NAIROBI, November 29 (Reuters) – NAIROBI, November 29 (Reuters) – Kenya’s central bank on Monday kept its key rate (KECBIR = ECI) at 7.0%, the bank’s monetary policy committee said.
Below is the Monetary Policy Committee’s full statement on the decision:
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MONETARY POLICY COMMITTEE MEETING
The Monetary Policy Committee (PMC) met on November 29, 2021, amid a global COVID-19 (coronavirus) pandemic, continued deployment of vaccination programs, others
measures taken by authorities around the world to contain its spread and impact, and emerging developments regarding a new variant of COVID-19. The MPC considered the implications and
results of measures implemented to mitigate the negative economic effects and financial disruption of the pandemic.
â¢ Headline inflation fell to 6.5% in October 2021 from 6.9% in September, mainly due to lower fuel prices. Fuel price inflation fell to 9.6 percent in October from 11.1 percent in September, reflecting the impact of government measures to stabilize fuel prices. Food inflation remained high at 10.6 percent in October, mainly due to the impact of the
rain on some foods. Inflation is expected to remain within the target range in the near term with moderate demand pressures.
â¢ The global economy continues to strengthen, largely supported by the ongoing vaccine rollout, improved business investment and consumer spending, and an accommodative policy
measures. However, the pace of recovery remains uneven across countries, in part due to uneven vaccine distribution, varying supply chain constraints, and disparate policy support measures. In addition, inflation in advanced economies and emerging markets has risen sharply, in part driven by rising global oil prices, and raising concerns about the policy response.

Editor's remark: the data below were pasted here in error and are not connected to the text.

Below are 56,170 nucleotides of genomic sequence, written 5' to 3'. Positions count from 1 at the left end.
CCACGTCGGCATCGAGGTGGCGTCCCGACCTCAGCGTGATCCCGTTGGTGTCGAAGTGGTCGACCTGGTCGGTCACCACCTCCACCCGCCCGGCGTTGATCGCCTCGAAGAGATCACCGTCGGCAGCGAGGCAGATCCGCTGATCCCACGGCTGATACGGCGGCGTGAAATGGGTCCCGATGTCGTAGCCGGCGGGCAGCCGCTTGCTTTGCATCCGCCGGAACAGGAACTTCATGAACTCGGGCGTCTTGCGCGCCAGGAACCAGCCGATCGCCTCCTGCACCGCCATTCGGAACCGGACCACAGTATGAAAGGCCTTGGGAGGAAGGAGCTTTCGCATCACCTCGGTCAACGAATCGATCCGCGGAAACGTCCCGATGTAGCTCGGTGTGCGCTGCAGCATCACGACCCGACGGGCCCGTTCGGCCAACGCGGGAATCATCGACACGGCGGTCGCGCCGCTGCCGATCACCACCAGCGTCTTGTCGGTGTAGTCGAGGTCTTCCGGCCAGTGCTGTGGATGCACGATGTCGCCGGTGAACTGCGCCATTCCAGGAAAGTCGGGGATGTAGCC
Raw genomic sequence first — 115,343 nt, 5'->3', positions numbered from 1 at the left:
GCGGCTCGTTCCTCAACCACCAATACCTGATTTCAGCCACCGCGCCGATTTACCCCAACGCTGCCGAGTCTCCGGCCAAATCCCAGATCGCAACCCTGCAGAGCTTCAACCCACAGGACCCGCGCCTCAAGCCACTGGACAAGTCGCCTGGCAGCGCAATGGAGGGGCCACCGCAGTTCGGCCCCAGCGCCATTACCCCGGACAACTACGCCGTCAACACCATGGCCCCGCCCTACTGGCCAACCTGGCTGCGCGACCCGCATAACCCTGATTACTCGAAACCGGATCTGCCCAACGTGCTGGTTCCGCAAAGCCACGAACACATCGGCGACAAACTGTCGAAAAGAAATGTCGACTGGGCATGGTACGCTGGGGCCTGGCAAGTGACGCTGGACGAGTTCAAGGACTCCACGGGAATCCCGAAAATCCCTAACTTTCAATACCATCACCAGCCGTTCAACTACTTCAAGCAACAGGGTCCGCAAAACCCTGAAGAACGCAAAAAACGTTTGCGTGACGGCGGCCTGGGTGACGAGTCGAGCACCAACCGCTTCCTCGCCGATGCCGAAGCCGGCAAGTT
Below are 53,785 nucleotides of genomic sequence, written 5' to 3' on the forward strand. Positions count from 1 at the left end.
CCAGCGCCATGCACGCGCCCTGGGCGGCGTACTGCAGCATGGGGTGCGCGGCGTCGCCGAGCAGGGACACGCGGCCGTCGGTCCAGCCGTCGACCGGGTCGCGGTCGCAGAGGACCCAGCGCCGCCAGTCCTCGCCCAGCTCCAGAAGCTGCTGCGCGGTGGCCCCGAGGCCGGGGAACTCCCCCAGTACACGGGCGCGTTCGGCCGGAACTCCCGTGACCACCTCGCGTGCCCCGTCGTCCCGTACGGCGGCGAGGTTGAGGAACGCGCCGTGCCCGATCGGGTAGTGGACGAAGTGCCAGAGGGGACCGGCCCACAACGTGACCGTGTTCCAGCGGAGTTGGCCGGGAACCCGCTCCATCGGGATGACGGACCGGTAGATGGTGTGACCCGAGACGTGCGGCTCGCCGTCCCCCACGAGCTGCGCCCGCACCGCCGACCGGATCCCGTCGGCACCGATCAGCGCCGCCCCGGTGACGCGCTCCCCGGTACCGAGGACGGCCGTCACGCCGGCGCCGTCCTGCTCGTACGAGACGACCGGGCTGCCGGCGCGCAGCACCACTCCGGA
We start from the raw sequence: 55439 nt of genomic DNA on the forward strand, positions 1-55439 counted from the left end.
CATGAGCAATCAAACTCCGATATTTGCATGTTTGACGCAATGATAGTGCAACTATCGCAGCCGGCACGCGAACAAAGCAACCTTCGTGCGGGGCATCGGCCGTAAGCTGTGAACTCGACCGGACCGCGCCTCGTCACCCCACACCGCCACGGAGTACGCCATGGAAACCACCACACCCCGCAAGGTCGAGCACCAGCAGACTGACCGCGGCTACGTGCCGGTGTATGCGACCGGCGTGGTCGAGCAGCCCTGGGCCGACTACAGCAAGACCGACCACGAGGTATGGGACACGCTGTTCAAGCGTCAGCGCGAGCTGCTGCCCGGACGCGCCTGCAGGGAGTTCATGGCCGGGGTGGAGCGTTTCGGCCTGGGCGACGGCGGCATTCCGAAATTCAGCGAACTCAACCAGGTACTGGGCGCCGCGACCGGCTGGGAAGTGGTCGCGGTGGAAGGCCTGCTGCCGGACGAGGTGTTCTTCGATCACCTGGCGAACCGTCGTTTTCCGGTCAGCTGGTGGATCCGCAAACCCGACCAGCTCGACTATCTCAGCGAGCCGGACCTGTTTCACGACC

â¢ Recently released GDP data indicates that the Kenyan economy rebounded strongly in the first half of 2021, mainly reflecting the recovery in economic activity following the easing of restrictions related to COVID-19. In particular, real GDP increased by 10.1% in the second quarter of 2021 against a contraction of 4.7% in the second quarter of 2020. This reflects the strong recovery of the service sector, particularly in transport and storage, education. , information and communication, wholesale and retail trade and improving the performance of the construction and manufacturing sectors. Main economic indicators point to a further recovery in the second half of 2021, also boosted by the full reopening of the economy.
Economic growth is expected to remain strong in 2022, with the normalization of domestic economic activities, as well as a loosening of global supply chain constraints and stronger global demand.
â¢ The three surveys conducted for the MPC meeting – Private Sector Market Perceptions Survey, CEO Survey and Hotel Survey – revealed the highest level of optimism about the outlook for economic growth since March 2021. Interviewees attributed this optimism to a sustained recovery in different sectors, the lifting of the curfew, the reduction in the number of COVID-19 infections and the increase in vaccinations, continued government infrastructure spending and the global economic recovery which should stimulate export demand. Additionally, respondents expect consumer demand to increase during the holiday and back-to-school seasons. Nonetheless, as concerns about the pandemic eased, those interviewed remained concerned about the dry weather conditions and heightened political activity.
Hotel investigation confirmed continued recovery
with virtually all of the surveyed hotels now operational, the highest levels of bed occupancy and reservations since the start of the pandemic, and an increase in catering and conference services.